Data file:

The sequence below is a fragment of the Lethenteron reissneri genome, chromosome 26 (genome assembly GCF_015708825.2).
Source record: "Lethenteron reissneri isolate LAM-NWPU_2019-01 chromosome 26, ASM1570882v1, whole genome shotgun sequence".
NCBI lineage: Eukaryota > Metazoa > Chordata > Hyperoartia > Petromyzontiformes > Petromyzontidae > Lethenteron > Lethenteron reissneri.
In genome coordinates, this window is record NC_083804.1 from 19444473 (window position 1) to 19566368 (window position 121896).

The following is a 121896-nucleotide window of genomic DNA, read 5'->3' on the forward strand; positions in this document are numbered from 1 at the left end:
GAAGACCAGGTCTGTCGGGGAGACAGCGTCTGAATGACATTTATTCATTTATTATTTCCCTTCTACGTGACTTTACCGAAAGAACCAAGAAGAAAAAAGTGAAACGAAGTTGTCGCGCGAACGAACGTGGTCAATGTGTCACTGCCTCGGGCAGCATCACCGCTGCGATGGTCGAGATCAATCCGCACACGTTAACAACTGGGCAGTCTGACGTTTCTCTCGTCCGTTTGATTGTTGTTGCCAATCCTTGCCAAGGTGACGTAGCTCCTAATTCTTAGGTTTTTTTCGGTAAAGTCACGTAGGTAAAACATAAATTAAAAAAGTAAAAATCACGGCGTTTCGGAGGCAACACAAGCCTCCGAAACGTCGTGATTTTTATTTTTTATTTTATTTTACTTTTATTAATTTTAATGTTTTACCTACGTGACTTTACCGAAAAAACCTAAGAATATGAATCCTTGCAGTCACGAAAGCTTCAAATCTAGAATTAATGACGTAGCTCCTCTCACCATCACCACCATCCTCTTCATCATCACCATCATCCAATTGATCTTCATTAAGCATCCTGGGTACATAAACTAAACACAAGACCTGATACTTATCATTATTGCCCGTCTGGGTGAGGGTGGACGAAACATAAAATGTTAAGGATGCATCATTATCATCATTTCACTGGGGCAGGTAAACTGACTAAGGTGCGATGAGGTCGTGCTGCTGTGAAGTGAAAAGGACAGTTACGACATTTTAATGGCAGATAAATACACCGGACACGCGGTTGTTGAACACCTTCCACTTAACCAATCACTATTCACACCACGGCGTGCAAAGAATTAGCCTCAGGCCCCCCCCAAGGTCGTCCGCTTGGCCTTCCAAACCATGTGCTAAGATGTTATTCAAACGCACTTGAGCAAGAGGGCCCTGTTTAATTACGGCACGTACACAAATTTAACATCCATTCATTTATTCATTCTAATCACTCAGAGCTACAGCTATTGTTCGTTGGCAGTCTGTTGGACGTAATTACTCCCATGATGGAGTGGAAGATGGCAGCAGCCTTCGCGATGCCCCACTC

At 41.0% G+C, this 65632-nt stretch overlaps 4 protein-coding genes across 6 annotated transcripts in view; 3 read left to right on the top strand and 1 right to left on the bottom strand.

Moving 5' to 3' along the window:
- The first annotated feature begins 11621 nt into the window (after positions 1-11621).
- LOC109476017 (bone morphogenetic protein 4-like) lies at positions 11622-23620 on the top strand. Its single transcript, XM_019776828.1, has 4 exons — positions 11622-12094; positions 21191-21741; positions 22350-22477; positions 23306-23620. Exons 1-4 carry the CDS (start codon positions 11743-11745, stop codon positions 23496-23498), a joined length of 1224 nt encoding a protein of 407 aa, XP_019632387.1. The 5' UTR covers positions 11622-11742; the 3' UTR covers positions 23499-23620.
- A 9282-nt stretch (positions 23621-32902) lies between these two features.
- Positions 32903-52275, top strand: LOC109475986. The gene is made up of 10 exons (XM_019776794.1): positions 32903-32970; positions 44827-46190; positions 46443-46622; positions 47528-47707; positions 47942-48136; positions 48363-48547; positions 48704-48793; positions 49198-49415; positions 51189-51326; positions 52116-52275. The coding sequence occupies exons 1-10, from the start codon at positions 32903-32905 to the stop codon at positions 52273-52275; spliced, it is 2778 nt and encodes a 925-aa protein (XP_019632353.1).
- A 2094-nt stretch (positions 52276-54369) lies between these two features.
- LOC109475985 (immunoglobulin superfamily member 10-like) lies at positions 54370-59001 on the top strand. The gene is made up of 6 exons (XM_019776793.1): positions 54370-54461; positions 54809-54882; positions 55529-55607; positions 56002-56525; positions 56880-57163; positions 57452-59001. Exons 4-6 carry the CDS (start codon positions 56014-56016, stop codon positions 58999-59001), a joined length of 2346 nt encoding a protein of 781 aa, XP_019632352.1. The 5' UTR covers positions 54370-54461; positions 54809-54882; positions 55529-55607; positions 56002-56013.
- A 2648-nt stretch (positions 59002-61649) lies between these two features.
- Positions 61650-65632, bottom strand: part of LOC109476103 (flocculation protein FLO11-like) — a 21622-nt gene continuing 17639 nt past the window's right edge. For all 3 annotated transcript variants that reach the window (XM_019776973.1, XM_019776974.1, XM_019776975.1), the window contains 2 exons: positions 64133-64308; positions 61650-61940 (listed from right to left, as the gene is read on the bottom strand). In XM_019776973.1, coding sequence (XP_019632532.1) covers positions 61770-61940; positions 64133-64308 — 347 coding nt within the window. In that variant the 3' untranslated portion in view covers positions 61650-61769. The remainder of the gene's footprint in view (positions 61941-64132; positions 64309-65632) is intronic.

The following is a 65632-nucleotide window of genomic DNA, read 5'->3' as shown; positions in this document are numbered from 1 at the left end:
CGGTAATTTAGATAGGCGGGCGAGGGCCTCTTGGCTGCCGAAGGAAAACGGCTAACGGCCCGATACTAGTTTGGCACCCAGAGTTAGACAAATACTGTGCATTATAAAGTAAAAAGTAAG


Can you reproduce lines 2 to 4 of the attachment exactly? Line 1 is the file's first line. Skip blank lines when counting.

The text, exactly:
Source record: "Lethenteron reissneri isolate LAM-NWPU_2019-01 chromosome 26, ASM1570882v1, whole genome shotgun sequence".
NCBI lineage: Eukaryota > Metazoa > Chordata > Hyperoartia > Petromyzontiformes > Petromyzontidae > Lethenteron > Lethenteron reissneri.
In genome coordinates, this window is record NC_083804.1 from 19444473 (window position 1) to 19566368 (window position 121896).